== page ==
There has never been a more apt name for an Ardbeg Whisky than Ardbog, especially one with this much peat in it.
A Celebration of Ardbeg: Ardbog Whisky
Every year the Isle of Islay, perhaps Scotland’s best known island, or to Whisky drinkers at least, has a festival called Feis Ile (Islay Festival), and at the end of the week, Ardbeg, a distillery on the isle of Islay, has a day called Ardbeg Day. Ardbeg Ardbog has been made for that day.
Celebrated on June 2nd every year, Ardbeg Day is a salute to all things Ardbeg and the wonderful malt they produce there.
The distillery runs events and welcomes people to enjoy their drams. And the event is not limited to Islay either. With a member’s club known as the Committee that spans the globe, Ardbeg Day is celebrated all over the world.
New Annual Release
Perhaps the most anticipated part of the day is the release of a new bottling, which happens every year.
It is released first to the Committee in the months preceding Ardbeg Day, so they can tell everyone how good it is. Then on June 2nd, it is released to the rest of the world, so everyone else can join in on talking about how good it is,
Recent years have seen bottle honour the distillery’s history, and the years that have gone before it, including last year’s edition, Peat & Love, which was a throwback to the swinging 60s.
Ardbeg Day 2013
Let’s throw our minds back all the way to 2013 and take a closer look at the Ardbeg Day bottling of that year – Ardbog.
Could any name have suited this Whisky better? This bottling is the epitome of Ardbeg and its flavour profile, packed with earthy, se drenched notes and big bog flavours.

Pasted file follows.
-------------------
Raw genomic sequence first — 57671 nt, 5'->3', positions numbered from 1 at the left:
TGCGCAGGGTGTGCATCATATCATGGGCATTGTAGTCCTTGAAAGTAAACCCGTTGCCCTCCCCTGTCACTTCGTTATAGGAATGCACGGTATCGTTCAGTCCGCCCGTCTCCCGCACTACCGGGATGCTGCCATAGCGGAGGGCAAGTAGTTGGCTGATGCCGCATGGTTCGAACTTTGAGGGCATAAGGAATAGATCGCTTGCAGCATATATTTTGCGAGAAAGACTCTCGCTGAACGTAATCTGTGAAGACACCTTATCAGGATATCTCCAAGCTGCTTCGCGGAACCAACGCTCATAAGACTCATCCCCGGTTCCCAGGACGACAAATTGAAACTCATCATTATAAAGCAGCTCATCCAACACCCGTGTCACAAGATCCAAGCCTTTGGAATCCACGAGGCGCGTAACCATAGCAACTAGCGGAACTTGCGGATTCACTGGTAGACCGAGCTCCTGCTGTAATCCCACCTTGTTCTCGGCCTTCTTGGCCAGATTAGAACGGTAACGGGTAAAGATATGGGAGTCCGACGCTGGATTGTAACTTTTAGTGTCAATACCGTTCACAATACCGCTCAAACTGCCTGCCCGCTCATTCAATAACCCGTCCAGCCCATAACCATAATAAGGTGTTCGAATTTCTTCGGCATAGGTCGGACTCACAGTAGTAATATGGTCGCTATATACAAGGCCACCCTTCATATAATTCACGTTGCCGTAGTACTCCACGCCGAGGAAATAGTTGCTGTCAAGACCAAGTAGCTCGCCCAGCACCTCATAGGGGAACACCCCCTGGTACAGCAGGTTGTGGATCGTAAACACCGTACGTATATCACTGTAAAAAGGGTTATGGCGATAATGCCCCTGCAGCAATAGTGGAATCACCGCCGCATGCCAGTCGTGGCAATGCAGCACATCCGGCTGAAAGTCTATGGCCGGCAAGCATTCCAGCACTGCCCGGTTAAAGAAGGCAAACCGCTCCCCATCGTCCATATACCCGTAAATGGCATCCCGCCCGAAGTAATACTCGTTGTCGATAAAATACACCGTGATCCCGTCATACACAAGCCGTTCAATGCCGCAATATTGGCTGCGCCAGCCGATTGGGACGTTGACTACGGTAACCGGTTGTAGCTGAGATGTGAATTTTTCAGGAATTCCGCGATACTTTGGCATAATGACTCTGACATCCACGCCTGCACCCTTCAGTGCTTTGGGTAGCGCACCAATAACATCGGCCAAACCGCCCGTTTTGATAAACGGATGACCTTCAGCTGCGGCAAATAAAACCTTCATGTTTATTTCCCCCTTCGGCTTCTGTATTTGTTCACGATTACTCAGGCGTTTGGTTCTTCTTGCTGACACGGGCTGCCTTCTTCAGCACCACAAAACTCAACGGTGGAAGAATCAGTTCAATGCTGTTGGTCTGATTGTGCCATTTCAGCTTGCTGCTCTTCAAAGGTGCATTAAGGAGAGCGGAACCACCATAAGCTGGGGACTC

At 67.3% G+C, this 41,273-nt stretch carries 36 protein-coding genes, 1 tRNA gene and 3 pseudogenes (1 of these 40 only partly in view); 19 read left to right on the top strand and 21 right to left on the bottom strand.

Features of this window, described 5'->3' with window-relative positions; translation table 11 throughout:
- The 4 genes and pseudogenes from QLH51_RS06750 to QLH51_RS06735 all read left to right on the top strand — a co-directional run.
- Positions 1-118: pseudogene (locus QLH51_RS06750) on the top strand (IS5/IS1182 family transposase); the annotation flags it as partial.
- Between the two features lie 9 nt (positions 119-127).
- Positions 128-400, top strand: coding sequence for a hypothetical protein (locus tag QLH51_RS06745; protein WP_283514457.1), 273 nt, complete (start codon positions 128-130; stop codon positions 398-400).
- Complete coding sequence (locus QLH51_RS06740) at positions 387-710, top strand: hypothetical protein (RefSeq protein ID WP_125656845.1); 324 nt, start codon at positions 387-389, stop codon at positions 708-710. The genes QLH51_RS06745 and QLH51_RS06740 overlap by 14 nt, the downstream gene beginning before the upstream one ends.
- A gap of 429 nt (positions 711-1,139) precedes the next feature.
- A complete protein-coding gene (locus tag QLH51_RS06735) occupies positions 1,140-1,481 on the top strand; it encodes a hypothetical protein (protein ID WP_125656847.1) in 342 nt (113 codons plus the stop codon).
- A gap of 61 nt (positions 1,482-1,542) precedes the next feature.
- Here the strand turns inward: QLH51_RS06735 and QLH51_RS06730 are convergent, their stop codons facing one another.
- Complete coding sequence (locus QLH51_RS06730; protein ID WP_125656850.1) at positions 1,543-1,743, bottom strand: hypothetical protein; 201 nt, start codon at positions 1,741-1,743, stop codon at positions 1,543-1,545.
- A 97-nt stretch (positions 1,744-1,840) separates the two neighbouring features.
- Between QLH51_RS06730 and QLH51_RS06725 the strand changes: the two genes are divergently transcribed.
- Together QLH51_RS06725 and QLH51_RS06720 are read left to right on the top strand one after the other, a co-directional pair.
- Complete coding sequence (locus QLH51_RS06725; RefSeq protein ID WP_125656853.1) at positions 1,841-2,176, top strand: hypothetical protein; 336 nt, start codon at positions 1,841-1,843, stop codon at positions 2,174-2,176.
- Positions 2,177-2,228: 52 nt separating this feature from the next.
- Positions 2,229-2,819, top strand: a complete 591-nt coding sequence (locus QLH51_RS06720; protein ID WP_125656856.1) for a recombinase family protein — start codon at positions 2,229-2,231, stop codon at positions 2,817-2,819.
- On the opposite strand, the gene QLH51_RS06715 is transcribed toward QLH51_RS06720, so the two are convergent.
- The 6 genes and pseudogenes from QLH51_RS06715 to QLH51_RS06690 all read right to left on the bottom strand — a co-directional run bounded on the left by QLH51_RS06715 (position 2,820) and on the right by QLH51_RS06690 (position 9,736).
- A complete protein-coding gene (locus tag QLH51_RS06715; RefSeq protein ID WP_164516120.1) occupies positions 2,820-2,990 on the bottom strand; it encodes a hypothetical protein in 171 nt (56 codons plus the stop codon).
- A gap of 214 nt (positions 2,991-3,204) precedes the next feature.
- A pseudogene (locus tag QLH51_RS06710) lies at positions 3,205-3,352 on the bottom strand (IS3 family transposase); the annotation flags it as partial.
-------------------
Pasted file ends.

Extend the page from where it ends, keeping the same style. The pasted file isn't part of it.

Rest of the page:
Ardbog was matured for ten years in ex-Bourbon American Oak casks and casks seasoned with Manzanilla Sherry.
Tasting notes for Ardbeg Ardbog Single Malt Scotch Whisky
Bottle cost: £199
nose is packed with seaside flavours and lots of thick, pungent peat smoke. Citrus fruits and berries come through, with a zest and tang that brings it all to life.
The peat is full of earth and oak wood, with salty sea spray, brine and oil covered ropes appearing as well.
The palate is full of damp wood and orchard notes. Dew covered grass, apple blossom and tar complement vanilla, honey and caramel. The sweetness is elegant and smooth, letting the earthier tones really show themselves.
Oak wood ties in nicely with the vanilla and caramel and has a slightly burnt edge to it. This brings a bit of bite and warmth to the smoke.
Cinnmon, nutmeg and cloves also bring a bit of warmth and give a nice boost to the peat.
The finish is strong and full of peat. The richness of the earth is there alongside big notes of oak and spice.
Ardbeg Ardbog is not for the faint hearted, but in this way it is everything Ardbeg is and should be. Not to be missed.